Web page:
Common social experiences Exclusionary eligibility criteria from agencies when people are looking for services and supports. As one man said to me “We are sort of discarded; we’re shoved under the bloody carpet; we’re a non-person”; Lack of adequate community living options and over-reliance on nursing homes as a dumping ground for younger people; Inadequate staff training to deal with the specific challenges of brain injury (“These jokers don’t realise how much harm they do by not helping people”); Lack of access to appropriate vocational and rehab programs (e.g. for behavioral support or skills training);
Common Social Experiences (Cont.) Lack of crisis management supports or programs; Shortage of respite care; Public misunderstanding and ignorance about brain injuries; Lack of support for carers; Transport problems; Social Isolation; Unemployment; Inadequate or completely absent recreation options; Lack of accessible information; Lack of co-ordination for information, support, and services; Unfunded, and under-funded, peer programs; Lack of transitional supports.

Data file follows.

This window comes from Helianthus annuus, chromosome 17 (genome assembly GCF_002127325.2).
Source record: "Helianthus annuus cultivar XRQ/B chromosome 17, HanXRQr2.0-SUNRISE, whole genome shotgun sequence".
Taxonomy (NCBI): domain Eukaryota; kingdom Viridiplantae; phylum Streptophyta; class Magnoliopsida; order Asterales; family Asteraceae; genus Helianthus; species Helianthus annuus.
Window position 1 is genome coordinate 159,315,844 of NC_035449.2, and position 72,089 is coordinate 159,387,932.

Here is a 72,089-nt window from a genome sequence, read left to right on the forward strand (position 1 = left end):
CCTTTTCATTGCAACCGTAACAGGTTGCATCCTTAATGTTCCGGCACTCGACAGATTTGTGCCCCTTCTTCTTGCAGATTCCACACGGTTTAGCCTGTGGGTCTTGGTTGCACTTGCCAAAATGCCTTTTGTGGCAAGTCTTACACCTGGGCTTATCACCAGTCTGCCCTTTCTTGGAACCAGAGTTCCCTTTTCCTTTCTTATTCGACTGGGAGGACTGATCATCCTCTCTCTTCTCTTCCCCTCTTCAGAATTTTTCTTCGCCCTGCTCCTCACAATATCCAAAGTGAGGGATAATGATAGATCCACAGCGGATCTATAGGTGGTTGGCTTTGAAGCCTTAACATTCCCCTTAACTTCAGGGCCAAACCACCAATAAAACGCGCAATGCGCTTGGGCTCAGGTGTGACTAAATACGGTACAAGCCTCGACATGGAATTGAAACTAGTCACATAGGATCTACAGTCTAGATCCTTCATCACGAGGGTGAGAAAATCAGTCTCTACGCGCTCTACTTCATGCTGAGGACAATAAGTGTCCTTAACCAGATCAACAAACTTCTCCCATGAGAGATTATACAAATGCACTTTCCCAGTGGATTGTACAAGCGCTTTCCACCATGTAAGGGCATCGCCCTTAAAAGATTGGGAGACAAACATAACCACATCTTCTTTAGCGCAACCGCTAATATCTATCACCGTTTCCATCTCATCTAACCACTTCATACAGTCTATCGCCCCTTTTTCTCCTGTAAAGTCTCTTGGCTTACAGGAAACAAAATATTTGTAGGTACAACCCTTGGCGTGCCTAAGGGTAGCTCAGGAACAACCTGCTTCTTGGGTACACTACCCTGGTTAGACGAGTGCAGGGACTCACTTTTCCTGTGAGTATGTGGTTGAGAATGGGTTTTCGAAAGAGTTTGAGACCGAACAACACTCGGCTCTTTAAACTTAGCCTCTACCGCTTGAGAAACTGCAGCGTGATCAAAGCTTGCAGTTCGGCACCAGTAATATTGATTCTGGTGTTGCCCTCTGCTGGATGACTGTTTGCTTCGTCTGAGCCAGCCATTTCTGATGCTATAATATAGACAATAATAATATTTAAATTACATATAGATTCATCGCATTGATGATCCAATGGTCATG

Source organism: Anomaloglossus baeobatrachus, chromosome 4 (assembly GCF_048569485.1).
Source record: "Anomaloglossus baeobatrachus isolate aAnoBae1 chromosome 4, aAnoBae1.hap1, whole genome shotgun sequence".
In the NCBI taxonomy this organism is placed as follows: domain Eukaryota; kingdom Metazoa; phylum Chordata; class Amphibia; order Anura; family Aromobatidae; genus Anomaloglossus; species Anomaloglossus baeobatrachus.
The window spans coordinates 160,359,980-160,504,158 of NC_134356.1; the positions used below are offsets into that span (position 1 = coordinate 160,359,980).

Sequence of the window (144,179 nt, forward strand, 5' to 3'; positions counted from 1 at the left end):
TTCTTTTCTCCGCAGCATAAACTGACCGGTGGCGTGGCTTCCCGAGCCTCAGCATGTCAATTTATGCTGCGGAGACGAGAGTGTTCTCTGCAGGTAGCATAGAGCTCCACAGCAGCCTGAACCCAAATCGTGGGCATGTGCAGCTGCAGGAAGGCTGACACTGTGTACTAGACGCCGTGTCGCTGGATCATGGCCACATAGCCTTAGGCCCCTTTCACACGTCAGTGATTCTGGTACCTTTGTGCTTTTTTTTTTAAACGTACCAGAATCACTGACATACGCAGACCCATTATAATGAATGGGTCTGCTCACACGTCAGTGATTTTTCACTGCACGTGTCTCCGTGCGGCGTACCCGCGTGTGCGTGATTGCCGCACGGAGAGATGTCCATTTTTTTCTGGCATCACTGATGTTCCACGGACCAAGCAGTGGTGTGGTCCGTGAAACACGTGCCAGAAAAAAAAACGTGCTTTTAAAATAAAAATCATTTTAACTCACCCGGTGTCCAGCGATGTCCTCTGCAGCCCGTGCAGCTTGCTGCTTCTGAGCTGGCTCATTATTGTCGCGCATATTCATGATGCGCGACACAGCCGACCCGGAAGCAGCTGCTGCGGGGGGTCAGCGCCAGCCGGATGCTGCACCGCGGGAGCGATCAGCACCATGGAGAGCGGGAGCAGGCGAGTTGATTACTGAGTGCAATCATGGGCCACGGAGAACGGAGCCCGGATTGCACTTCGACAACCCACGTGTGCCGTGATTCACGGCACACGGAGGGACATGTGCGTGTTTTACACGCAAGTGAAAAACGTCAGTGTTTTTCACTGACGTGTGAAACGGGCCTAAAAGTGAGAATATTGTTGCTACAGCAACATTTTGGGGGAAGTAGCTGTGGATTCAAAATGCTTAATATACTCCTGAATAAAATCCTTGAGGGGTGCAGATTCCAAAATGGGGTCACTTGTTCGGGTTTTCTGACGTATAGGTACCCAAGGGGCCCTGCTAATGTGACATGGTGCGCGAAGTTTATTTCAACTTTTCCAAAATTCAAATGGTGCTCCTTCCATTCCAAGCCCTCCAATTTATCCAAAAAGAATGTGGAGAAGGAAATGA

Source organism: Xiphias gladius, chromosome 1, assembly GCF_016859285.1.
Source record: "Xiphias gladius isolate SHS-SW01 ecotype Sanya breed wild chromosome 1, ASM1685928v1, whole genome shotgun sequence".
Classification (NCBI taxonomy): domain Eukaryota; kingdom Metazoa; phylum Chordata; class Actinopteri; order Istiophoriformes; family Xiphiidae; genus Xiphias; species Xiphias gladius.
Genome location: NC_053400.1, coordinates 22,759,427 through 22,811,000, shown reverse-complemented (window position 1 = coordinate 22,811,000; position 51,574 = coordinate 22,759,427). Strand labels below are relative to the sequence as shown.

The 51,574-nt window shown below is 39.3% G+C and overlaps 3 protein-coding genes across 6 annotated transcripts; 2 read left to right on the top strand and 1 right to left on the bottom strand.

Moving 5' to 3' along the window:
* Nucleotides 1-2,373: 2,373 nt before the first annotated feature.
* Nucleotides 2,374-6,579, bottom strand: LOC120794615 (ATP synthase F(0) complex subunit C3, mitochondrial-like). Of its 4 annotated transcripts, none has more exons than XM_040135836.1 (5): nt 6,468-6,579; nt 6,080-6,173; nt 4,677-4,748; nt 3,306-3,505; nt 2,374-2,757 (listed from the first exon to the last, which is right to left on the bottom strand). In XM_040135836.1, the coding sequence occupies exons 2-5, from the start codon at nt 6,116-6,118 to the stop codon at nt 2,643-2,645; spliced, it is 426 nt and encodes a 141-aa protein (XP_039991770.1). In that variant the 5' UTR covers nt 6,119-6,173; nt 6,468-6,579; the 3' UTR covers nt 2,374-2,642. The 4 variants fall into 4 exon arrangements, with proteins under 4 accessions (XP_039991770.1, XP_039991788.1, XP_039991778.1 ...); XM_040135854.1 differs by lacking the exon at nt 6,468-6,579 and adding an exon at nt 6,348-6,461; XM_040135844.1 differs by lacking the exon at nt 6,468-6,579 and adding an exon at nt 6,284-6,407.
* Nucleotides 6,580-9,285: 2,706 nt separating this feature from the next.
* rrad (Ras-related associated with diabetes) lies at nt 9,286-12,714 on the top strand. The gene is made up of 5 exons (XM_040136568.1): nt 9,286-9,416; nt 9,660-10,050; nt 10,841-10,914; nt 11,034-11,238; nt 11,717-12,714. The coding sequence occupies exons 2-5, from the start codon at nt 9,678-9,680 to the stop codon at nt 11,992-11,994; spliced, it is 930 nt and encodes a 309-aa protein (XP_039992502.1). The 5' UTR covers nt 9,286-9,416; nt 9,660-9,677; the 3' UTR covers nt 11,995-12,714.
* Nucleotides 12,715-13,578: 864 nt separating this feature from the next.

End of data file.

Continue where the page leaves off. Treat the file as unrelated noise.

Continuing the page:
But… we need to move beyond simply reforming the service system It is really important to remember that brain injury is not evenly distributed among the population. It happens more to certain people than others, and that’s incredibly important when we think about prevention in particular. We need to engage in broader social change, for instance, challenging ideas that equate working class masculinity with toughness, alcohol and substance use, fighting, and so on. I mention “working class” people because brain injuries of all sorts (TBI,stroke, near-drowning, etc) happen more often among poor people. For those of you looking for a practice implication, if you are not working mostly with poor people, perhaps you are under-serving this community.